Florida GOP Sen. Marco Rubio and New Jersey Democratic Sen. Cory Booker are working together on a bill that would help pave the way to faster Internet speeds, Vox reported.
The new legislation aims to expand the number of frequencies that Wi-Fi chips can use to communicate given that many of the current frequencies are overcrowded, leading to slower download speeds.
Already, the new frequencies have been approved for use in advanced car-to-car communication technology, but it is unclear whether the technologies for home Internet could co-exist with the automotive ones.
To date, the government has only provided a limited number of "channels" for Wi-Fi communication, Vox noted. In areas with high population rates, competition for Wi-Fi capacity is stiff.
Booker and Rubio's legislation would expand the number of Wi-Fi chips available at different frequencies and encourage the Federal Communications Commission to widen the band that newer chips are using.
The difficulty is that car companies are already using the new frequencies that would allow vehicles to communicate to prevent crashes.
So far, Rubio and Booker's bill has not received much support from the Intelligent Transportation Society of America, a coalition of government agencies and for-profit companies working on the development of these technologies. The U.S. Department of Transportation is also resistant. It worries that use of new Wi-Fi chips for private Internet use could interfere with vehicle-to-vehicle communications.
However, those in favor of the bill say there are ways to resolve those concerns using technology: new wireless chips have the ability to check whether a particular frequency is in use before transmitting on it.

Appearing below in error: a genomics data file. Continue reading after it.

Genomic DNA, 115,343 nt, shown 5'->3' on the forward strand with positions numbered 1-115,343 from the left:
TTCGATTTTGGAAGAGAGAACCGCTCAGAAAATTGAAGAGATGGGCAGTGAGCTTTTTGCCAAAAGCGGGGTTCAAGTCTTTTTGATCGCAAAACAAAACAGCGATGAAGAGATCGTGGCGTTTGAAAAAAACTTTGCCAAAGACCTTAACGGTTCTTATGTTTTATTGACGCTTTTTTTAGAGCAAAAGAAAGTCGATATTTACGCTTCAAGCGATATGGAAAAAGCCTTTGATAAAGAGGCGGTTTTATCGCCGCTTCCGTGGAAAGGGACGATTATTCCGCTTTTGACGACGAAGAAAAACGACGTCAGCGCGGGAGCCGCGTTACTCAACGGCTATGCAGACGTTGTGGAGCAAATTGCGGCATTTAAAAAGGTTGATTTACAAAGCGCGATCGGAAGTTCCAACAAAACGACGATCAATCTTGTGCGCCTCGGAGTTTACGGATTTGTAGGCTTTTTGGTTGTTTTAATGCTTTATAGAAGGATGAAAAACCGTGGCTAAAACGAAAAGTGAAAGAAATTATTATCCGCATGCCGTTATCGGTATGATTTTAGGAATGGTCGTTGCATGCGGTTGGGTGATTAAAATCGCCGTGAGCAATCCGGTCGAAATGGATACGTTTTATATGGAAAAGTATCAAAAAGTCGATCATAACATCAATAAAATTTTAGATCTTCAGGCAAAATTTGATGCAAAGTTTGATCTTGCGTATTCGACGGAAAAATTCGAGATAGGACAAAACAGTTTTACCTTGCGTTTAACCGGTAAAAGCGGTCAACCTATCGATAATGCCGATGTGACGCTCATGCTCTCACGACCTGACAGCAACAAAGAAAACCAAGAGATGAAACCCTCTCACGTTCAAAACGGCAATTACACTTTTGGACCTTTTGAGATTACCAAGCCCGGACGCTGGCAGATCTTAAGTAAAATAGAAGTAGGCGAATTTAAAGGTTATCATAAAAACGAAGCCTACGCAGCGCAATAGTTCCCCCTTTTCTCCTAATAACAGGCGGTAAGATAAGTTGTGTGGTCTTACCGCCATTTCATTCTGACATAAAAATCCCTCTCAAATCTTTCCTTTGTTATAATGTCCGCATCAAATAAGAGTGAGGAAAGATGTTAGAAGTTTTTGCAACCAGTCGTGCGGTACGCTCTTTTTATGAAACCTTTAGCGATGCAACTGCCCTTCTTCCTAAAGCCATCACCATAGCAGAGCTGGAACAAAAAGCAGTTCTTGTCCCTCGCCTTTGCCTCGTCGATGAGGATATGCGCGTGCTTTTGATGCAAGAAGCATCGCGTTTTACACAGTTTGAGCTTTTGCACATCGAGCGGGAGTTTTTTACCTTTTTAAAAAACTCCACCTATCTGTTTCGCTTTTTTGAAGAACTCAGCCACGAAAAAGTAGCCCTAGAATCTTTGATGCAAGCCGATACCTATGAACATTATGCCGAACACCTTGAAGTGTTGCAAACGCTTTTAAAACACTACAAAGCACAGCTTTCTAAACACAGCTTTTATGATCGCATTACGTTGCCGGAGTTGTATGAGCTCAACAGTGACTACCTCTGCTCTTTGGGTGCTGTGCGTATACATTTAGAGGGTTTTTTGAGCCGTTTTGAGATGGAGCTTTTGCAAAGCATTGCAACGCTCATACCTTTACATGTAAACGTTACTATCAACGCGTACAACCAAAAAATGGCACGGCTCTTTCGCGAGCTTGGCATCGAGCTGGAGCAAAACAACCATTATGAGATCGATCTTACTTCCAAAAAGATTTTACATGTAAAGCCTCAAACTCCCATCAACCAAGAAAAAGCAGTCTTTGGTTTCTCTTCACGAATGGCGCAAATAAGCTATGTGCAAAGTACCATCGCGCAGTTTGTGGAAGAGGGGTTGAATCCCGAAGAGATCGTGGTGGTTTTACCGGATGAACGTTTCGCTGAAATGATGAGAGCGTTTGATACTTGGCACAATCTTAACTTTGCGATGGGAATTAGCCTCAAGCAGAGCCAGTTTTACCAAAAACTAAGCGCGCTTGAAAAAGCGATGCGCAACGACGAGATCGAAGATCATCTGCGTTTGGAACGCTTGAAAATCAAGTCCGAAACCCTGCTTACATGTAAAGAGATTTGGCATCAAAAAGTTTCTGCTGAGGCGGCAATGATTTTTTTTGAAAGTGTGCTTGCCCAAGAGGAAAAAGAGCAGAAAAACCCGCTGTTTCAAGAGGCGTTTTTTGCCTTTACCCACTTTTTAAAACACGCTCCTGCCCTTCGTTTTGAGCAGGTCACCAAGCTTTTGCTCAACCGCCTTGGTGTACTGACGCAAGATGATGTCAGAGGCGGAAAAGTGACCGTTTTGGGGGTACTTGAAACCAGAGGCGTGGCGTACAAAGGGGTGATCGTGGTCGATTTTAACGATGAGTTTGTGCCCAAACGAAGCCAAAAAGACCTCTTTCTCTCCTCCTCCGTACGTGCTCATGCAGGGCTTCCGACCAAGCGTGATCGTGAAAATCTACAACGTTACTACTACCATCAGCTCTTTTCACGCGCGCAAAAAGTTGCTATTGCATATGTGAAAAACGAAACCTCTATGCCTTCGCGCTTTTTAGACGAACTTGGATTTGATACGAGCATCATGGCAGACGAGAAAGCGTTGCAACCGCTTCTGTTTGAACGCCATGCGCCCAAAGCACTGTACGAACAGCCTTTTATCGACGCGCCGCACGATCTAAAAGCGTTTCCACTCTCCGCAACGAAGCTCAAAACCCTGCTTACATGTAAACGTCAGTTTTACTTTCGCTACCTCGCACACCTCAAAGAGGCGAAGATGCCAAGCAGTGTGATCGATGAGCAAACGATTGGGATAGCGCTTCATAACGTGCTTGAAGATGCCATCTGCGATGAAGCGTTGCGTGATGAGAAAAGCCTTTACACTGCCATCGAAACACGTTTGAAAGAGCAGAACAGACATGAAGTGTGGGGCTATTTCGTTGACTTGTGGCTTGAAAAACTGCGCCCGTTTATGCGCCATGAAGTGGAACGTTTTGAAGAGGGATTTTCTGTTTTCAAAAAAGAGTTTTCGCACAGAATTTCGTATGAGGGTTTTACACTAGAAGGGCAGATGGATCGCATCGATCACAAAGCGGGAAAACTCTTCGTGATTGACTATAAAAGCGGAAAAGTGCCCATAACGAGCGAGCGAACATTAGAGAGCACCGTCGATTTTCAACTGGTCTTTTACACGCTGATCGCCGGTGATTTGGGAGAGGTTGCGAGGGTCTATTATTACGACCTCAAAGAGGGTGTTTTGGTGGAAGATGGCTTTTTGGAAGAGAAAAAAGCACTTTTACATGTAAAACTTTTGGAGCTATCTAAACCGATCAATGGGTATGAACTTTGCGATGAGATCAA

Rubio and Booker want to force the FCC to conduct a feasibility study and open the frequencies for the new chips. The FCC is likely to pursue such an approach only if it can guarantee that there will not be interferences with others already using the frequencies, such as the car technology.
"Spectrum is a valuable yet limited resource that must be utilized effectively and efficiently," Rubio said in a statement last month, according to Vox. "By requiring the FCC to conduct testing that would provide more spectrum to the public, we are ultimately putting the resource to better use."
"Access to wireless spectrum opens the door for innovation and transformative new technologies," Booker said, according to Vox. "It can help bridge the digital divide that leaves too many low-income communities removed from the evolving technology landscape."
The senators introduced the legislation last month, while lawmakers in the House introduced a similar measure at the same time.
A number of public interest groups, such as the American Library Association and Public Knowledge, support the legislation. In addition, numerous technology companies support the idea of expanding Wi-Fi, including Google and Microsoft.
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